Wow, I didn't realize that was related to ADD. I don't have as many hypersensitivities as some have listed here, but there are a few things that I just can't stand.
One of them being popsicle sticks touching my teeth in any shape form or fashion. Heaven forbid the thing scrapes my teeth. I can't stand it. Even as I type that, my teeth are hurting from the thought and I am trying not to shudder. Also, when someone writes with a pencil and the wood is down over the lean on one side...the scraping noise of it is horrible! If I'm the one holding the pencil, shivers will run up my spine! Ugh!
I have five small children and often they all come running up to me crying and speaking at one time. I'm trying to understand them, but then all of the sudden, I can't really hear them anymore. It's like I'm listening to static. Its unintelligible, and it isn't five sources of noise, but one. My brain just can't accept it and I get fighting mad. Not the normal, this is just too much chaos mad, but to the point that I want to go nuts on my own babies! (Not hit them or anything that terrible but I tend to start yelling and screaming and just acting like a maniac!)
Sensory issues for my mom, myself, my 2 children have ranged from simple "tags in clothes" to complicated "overload" of external stimuli. Tags easily get removed...External stimulus however is a bit more complex such as the hypersensitivity of being touched/hugged, sounds, textures of food, large social settings, too many people, too much movements etc.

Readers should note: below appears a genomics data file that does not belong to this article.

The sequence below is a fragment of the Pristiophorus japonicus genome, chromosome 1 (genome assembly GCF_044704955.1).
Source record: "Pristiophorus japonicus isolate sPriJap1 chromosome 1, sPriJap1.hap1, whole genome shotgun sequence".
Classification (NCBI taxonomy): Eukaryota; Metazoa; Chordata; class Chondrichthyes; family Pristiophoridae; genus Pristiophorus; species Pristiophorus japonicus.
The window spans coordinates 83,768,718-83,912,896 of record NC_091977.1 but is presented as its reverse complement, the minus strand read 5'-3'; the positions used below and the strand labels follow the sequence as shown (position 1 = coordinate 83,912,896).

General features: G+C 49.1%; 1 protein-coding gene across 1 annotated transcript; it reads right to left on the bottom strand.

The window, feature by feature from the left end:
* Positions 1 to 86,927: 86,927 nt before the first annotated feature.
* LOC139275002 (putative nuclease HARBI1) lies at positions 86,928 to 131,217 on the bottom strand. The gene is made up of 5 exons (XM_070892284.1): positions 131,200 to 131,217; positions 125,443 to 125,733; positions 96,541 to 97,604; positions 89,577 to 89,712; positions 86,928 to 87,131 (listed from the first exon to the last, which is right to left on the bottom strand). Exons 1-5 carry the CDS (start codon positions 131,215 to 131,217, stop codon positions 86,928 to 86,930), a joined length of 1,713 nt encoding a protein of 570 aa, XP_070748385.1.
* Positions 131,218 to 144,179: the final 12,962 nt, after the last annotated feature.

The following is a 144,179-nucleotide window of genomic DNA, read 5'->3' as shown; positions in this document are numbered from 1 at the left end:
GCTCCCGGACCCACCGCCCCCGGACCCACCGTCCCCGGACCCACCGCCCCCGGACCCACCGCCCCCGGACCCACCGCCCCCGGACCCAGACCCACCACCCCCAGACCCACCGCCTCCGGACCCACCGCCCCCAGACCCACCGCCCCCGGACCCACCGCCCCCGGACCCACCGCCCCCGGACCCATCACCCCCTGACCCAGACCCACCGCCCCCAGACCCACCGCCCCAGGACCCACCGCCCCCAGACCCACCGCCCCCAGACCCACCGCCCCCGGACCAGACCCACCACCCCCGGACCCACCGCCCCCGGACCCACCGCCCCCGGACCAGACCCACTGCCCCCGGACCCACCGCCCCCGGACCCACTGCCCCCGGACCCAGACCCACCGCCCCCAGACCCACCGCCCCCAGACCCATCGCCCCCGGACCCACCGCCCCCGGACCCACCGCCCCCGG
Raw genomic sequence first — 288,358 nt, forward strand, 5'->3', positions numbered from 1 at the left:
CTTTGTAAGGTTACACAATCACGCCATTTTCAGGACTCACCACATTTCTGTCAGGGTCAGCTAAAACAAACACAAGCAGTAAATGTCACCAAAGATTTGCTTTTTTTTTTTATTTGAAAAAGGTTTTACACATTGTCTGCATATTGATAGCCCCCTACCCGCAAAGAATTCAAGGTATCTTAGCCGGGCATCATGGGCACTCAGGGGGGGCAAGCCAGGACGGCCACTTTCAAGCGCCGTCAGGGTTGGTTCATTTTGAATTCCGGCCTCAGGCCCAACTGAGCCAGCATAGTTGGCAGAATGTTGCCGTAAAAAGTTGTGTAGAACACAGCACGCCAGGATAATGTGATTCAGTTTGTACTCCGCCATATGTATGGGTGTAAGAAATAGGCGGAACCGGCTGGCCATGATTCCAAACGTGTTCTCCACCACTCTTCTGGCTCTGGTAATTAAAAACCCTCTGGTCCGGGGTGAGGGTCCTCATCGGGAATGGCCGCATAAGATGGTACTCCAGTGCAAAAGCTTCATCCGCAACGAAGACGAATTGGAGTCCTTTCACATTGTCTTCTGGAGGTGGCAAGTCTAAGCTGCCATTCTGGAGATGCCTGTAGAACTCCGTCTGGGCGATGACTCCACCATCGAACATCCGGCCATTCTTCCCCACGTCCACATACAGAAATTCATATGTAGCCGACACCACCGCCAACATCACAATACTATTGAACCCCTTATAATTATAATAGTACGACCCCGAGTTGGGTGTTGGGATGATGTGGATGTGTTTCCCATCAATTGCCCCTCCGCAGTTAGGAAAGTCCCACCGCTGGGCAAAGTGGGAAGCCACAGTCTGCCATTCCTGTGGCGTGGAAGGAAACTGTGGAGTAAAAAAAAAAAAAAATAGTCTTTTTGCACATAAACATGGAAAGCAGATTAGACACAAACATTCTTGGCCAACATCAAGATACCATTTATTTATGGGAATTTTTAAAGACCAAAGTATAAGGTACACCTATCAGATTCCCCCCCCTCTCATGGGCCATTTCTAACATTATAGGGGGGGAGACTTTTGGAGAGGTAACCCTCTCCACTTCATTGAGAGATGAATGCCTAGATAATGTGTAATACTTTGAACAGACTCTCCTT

Somehow it seems that these conditions are overlooked or mistaken for panic attacks, social or general anxiety, phobias, perhaps even ADD/ADHD which is why the "Research" and progress towards making the link or clarification of the connections of these sensory sensitive conditions is so crucial. Often wondered if its possible for these things to somehow be related to high functioning broad spectrum disorders such as Aspergers/Autism? Since those are so broad with a wide umbrella of relevance many similarities of symptoms, seemingly so, they form a pattern which emerges in an analysis trending sort of way. This opinion is hopefully along the current studies or researchers line of thought.
Reading "Too Loud, too bright, too fast, too tight"by Sahron Heller Phd and "Driven to distraction" by Md's Edward Hallowell and John Ratey, opened my eyes to both confirming information, and the furthering of personal research. Where myself and my children all have ADD/ADHD, Learning Disabilities such as Dyslexia with letters or numbers, processing issues, are Highly sensitive persons, the way of dealing with our individual symptoms vary.
Sometimes we don't go to places that are overstimulating on any particular sensitive day. We avoid foods that texturally are unpleasing. Hugs are usually avoided or cause overload. Movements or touch either are on the "on or off" switch. Basically, each individual deals with it differently. Once you can identify what your sensitive to then you can find what works. With this comes accepting your limitations and pushing forward to learning ways and skills to help you function at your best possible capacity. Don't give up, and remember...you are who you are and only you can become who you want to be...with or without ADD.